From the archives: Dialogue with IKEA’s Monika Mulder

by Andy Polaine on February 4, 2008

in General

Continuing the From The Archives series, here is an interview I did a while ago with one of the IKEA designers, Monika Mulder. Monika was really interesting to chat to about the IKEA process and culture, especially as many of these items are in either my or friends’ houses. She also talked about design in terms of constraints of both price and packaging guiding design (IKEA try very hard not to “transport air”, for example), which are even more pertinent these days.

Dialogue with IKEA’s Monika Mulder

Monika Mulder

From humble beginnings in Sweden, IKEA has grown to become part of the fabric of global culture. Pioneering flat-packed self-assembly furniture and bold design, they brought style to the people at prices they could afford. As a designer for IKEA, Dutch-born Monika Mulder works on everything from children’s toys to furniture. She is graudate from the Eindhoven Design Academy and after an internship in 1996 was asked to join IKEA in 1998. Here, she speaks about the philosophy behind IKEA, designing within constraints and the cost of transporting air.

(Interview continues after the jump)…

AP: You have a job that I imagine many designers would be pretty envious of. IKEA has a strong philosophy behind it, how does that translate into your design process?

MM: Well, the most basic thing is that IKEA designs for many people. They want to have a wide range of products with good quality, function and shape for a price that many people can afford. That’s the most basic philosophy and how that influences my work is that most of the time we start by designing a price. So when I get a brief, I already know from the beginning which price level it will have to end on. In order to get low prices we designers travel to the factory to look at the production and design products that suit it, to use materials that are from that region or to see what the possibilities are. You often understand production better when you are there and you can come up with good ideas.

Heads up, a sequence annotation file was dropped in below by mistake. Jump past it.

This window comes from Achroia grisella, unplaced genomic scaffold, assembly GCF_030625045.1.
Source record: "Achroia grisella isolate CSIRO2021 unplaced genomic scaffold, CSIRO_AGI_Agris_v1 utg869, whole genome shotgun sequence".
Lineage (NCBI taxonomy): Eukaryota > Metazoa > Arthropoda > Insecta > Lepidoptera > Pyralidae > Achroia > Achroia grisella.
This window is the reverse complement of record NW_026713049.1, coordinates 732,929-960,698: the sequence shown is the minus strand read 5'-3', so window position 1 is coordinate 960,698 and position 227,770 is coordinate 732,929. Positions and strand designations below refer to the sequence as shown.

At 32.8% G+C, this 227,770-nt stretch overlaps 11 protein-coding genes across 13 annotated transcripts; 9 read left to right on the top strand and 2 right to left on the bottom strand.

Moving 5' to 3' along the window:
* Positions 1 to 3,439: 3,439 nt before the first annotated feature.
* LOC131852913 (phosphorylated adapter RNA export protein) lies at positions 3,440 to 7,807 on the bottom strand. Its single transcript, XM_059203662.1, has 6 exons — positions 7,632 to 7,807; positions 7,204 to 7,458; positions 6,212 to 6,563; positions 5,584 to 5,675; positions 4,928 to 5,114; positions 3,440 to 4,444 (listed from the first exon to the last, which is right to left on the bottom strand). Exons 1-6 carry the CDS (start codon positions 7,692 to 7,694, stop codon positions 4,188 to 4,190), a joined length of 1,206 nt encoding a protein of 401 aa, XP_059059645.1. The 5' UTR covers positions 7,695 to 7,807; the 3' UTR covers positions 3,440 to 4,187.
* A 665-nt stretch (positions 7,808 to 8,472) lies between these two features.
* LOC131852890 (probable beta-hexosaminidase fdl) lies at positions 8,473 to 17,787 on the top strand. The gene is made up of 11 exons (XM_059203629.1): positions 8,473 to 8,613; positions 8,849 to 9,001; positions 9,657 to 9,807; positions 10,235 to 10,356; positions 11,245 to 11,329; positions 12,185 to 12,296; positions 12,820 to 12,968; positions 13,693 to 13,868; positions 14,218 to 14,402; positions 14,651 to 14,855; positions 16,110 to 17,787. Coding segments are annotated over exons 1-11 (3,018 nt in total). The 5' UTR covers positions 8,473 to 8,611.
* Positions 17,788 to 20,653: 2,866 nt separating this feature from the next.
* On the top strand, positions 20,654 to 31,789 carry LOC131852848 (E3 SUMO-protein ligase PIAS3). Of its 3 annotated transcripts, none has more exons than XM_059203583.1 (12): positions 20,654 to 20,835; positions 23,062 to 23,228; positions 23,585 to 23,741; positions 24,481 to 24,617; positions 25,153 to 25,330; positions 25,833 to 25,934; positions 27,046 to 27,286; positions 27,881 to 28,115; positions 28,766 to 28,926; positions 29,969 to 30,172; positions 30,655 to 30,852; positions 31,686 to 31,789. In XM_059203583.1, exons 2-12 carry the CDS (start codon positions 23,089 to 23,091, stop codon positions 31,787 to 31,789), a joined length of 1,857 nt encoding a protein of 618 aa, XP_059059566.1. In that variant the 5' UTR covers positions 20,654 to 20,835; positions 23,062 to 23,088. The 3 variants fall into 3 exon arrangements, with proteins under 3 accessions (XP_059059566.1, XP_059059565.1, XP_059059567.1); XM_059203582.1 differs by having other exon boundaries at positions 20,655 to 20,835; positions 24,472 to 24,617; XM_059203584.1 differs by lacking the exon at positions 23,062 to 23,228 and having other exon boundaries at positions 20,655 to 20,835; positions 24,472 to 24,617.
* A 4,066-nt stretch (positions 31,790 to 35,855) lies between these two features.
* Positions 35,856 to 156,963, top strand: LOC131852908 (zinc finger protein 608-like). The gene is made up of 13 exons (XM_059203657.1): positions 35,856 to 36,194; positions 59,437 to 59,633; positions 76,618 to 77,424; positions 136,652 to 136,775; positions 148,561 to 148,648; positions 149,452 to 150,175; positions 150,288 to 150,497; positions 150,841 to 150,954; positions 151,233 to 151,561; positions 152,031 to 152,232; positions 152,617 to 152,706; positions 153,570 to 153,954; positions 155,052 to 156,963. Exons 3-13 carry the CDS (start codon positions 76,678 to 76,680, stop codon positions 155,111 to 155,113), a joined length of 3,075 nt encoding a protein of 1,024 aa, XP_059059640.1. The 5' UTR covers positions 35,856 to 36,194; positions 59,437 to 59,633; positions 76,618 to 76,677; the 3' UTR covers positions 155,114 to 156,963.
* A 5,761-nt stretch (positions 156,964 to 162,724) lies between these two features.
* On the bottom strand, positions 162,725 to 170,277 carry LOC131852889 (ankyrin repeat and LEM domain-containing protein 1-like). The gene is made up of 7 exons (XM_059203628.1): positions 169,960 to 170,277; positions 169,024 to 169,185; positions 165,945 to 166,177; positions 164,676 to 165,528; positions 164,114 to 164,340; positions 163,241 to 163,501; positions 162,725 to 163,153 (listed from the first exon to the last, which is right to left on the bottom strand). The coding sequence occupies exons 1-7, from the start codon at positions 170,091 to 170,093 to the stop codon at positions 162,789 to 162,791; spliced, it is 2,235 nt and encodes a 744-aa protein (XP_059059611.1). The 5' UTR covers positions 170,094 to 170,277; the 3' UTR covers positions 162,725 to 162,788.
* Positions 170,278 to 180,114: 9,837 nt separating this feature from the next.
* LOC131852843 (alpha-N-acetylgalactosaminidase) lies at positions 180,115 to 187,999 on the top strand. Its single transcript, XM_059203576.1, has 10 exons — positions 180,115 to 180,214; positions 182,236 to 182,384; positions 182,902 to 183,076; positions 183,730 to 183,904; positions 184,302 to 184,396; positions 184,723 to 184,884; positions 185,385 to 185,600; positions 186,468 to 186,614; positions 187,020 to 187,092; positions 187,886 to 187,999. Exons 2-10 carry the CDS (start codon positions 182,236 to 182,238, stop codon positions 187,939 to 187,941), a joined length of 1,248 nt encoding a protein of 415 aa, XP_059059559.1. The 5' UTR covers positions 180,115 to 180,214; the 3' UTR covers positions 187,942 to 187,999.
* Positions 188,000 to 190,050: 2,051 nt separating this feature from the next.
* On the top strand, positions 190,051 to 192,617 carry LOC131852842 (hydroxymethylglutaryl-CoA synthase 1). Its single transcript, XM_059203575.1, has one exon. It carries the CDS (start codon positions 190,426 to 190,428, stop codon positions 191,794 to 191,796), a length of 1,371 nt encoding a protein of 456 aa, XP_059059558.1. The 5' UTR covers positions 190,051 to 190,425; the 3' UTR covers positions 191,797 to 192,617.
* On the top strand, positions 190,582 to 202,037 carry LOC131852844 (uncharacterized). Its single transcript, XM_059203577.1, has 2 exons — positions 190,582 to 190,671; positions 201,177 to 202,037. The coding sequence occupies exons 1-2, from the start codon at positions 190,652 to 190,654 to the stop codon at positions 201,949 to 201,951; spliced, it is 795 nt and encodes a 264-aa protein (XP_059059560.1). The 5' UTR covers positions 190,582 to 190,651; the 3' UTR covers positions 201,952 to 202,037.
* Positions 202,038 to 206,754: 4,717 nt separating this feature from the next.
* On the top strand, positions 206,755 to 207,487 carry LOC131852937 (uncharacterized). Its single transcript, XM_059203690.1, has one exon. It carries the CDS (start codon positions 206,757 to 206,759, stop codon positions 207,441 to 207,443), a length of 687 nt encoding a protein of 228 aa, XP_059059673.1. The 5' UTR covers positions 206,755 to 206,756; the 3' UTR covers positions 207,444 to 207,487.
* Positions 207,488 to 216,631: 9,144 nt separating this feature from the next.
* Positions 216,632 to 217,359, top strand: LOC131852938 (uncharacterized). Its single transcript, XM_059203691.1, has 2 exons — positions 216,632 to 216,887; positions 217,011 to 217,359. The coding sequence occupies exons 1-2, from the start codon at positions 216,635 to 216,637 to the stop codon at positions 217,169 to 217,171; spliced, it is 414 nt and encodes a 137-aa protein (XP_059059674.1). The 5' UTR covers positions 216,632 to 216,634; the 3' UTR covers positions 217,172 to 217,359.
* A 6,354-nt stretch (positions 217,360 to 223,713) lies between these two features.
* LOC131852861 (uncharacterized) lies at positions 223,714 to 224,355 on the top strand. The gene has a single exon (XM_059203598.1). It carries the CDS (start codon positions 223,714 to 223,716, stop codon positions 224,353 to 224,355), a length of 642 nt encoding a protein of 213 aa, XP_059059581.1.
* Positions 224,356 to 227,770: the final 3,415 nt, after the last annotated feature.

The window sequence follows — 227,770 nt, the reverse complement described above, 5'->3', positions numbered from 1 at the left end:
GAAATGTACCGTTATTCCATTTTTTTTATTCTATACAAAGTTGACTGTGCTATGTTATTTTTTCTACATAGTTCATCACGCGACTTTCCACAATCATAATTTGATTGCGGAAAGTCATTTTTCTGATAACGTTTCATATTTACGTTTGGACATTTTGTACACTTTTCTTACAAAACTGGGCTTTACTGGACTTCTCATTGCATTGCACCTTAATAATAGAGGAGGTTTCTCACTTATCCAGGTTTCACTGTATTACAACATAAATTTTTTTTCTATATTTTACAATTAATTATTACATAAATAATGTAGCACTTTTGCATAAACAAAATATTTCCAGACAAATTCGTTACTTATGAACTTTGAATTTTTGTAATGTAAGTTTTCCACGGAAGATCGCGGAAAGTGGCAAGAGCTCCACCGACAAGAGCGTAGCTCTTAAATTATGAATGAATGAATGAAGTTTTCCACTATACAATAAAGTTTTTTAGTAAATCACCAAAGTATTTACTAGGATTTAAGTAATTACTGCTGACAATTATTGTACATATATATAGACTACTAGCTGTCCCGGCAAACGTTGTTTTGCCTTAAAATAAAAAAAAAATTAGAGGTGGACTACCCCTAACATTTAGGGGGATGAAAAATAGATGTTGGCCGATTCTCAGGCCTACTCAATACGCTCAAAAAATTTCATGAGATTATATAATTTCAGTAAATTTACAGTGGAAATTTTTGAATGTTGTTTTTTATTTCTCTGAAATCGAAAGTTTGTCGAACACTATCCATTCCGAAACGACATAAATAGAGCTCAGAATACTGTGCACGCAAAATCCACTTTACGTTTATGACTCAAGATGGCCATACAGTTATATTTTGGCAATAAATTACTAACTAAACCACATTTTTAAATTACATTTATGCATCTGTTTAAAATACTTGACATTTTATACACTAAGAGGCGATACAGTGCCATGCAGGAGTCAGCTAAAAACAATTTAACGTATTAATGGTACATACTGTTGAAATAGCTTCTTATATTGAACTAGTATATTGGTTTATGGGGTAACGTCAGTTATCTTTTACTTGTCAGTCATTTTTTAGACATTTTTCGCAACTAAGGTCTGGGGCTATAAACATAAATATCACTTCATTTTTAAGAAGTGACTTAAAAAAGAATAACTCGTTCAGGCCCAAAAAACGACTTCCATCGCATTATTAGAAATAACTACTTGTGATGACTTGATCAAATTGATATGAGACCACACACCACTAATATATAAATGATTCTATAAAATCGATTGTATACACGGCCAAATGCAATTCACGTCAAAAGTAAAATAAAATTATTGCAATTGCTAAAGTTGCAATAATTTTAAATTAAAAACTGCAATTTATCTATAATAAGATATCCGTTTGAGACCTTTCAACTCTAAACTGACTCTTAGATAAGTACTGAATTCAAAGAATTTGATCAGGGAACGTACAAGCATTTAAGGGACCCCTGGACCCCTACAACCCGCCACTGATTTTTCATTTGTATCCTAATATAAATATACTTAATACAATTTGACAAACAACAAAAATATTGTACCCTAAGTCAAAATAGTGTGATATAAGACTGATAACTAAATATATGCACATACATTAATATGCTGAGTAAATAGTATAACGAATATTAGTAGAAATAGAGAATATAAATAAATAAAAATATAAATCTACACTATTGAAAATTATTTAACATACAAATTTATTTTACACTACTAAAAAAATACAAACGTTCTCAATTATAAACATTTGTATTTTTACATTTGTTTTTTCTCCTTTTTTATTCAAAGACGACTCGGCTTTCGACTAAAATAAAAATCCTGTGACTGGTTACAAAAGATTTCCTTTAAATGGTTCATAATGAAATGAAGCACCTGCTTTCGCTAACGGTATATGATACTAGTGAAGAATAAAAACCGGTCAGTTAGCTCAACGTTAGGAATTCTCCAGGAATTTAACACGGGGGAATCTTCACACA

AP: Do you find it a pleasant challenge to work to quite tight constraints, whether that is price or this season’s range, or is that frustrating sometimes?

The Sandvita flowerpot

MM: When it comes to designing new articles it is good to have some borders and frames otherwise you can do anything and it’s too big to come to good ideas. These boundaries help me to focus and to be creative, because if you have to do a flower pot with the idea that we are not allowed to transport air – that is a sort of taboo at IKEA, because transporting air costs money – I have to come up with a concept where I can do something with the inside of the pot. So maybe I design something in three sizes that stack into each other, or maybe I design a little decorative item that will be used as a filler in transport. Or, for example, the Vållö watering can – I would never have thought of that shape if it were not for being forced to make it affordable in transport.

Vållö is an example of an item that I came up with out of my own initiative, because we weren’t asked for a watering can. The PS collection was being designed and prototypes were being made and there was so much furniture. The PS collection stands for Post Scriptum. It’s where we show what IKEA can stand for, where we show products with an edge, with more design value, with a twist or something extra. They work according to a theme, and this theme was “In and Out”like a green room.